Since China is the world’s largest tea-producing nation, both the 5-Year Plan and the No. 1 Central Document shape the agenda for China’s tea industry in terms of resource allocation and the role of tea in economic development.
THE FIVE-YEAR PLAN
China’s first 5-Year Plan ran from 1953-1957, and 2021 marked the beginning of the 14th 5-Year Plan. Some highlights of the current plan include:
- Economic development. Like the plan before it, a main goal is to further develop domestic supply while also promoting domestic consumption. Initiatives like the Belt and Road Initiative (BRI) will likely impact over 65% of the world’s population and over 40% of global GDP. The flow of trade through the BRI is intended to drive growth and consumption in developing markets. This further aligns with current and previous Plans that aim to eradicate poverty and/or develop rural areas.
- Note: Previous plans have set numeric targets for economic growth as a percentage of GDP. The current plan differs in that it does not. The global pandemic and concerns about China’s massive debt levels are the likely reasons for this omission.
- Global politics and economic trade: tensions have also pushed China to call for greater self-sufficiency in food security, energy, technology, and industry.
- Environmental development: China continues to commit to reducing pollution, including carbon neutrality by 2060.
Since the current Five-Year Plan was released in 2021, the political and economic climate has altered China’s progress along these goals. It is expected that Russia’s war with Ukraine have disrupted global access to energy. Restrictions on Russian oil exports and the urgent need for energy supply has caused experts to question the feasibility of achieving the 2030 Paris Agreement and other carbon neutrality goals. Similarly, political tensions have caused some opponents to counter what they deem “economic coercion” between China and some of its trade partners.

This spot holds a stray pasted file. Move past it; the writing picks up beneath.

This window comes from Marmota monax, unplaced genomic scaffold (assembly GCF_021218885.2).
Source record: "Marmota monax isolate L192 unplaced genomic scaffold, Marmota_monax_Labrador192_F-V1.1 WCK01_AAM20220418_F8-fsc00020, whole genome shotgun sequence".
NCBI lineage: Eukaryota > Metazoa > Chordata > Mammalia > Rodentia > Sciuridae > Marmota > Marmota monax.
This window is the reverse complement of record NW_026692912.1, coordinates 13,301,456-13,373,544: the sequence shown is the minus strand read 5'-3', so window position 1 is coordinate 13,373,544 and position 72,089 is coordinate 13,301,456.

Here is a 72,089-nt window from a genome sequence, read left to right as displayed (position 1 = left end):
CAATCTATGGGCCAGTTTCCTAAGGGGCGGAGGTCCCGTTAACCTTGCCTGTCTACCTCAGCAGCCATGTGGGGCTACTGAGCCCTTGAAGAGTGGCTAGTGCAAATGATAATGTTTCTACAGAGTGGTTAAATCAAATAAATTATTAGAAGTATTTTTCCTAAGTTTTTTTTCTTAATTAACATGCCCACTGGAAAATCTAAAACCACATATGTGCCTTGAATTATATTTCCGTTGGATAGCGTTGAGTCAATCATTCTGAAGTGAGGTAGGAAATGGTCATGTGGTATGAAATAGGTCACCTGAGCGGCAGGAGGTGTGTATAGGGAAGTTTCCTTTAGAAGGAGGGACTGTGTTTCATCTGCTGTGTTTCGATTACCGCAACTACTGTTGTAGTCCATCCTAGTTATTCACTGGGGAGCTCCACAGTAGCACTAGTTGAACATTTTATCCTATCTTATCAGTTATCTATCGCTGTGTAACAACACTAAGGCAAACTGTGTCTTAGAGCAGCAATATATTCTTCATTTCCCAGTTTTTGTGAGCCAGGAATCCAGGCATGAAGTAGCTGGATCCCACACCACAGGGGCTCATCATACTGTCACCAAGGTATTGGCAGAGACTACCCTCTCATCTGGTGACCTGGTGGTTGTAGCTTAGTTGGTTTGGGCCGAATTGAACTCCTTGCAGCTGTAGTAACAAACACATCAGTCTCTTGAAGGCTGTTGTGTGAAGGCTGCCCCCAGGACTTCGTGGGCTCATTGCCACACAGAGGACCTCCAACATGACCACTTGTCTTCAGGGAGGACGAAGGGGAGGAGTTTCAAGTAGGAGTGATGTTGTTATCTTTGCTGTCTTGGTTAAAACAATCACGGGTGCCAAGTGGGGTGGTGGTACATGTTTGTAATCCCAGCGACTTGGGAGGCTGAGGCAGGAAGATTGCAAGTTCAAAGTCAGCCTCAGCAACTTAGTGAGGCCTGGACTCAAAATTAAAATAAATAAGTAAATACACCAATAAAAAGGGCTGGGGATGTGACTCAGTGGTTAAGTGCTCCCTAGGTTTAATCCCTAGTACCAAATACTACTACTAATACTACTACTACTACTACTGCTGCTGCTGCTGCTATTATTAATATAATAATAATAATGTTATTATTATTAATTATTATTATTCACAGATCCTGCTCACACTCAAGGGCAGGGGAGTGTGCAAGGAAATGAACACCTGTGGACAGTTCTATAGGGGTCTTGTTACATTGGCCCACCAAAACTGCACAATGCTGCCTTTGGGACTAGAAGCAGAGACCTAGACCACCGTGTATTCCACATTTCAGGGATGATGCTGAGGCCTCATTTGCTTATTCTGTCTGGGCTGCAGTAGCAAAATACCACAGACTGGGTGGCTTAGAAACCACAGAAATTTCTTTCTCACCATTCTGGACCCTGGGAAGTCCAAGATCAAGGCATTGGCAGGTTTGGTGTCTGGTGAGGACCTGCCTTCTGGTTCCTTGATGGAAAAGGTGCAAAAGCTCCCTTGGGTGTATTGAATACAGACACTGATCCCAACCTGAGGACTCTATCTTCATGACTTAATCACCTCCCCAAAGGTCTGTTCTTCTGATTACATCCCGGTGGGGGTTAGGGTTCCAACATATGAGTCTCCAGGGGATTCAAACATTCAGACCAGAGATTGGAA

THE NO. 1 DOCUMENT
The No. 1 Document is an annual statement of priority in the development of China’s agriculture and rural affairs. As in previous years, objectives have focused on:
- Rural development: The No. 1 Document re-emphasizes the importance of reducing poverty in rural areas through farmer employment and income. The plan calls for government subsidies, training programs, and other assistance in marketing/developing local agricultural products. Investments in technology, production/processing machinery, and rural infrastructure are also included in the plan.
- Food security: Highlights in this area include further optimizing use of farmland for improved yields, and better water management for the prevention of drought and flood damage.
The concerns and trends expressed in these documents directly impact the Chinese tea industry:
- As a whole, the Chinese tea industry has contributed to the reduction of poverty in 337 nationally designated poverty-stricken counties across 12 provinces. This was achieved by improving tea production areas and developing new ones, mainly in the Western and Central Belts of mainland China.
- Chinese tea production has shifted significantly over the past decades to more rural areas in the Central and Western provinces, areas that are the focus of rural infrastructure development.
- Estimates put about one-third of China’s tea fields having tea plants that are 30 years old (or older). The industry has called for a phasing-out of these plants in favor of younger, more productive plants. This investment in yield optimization may involve digging up old plants or shifting to new fields.
- Water management was an important concern in 2022 for the tea industry, as widespread heat and drought affected many areas across China. Some regions saw significant flooding as storms brought heavy rains over severely parched ground.
These documents are best known for laying out a vision, or guidelines rather than a detailed plan for action. This approach often means that different provincial or other levels of government take initiative upon themselves to best determine the path towards achieving that vision based on their immediate situations. This approach also fosters a kind of competition, as successful implementation is praised as a model for other levels of government to study and emulate.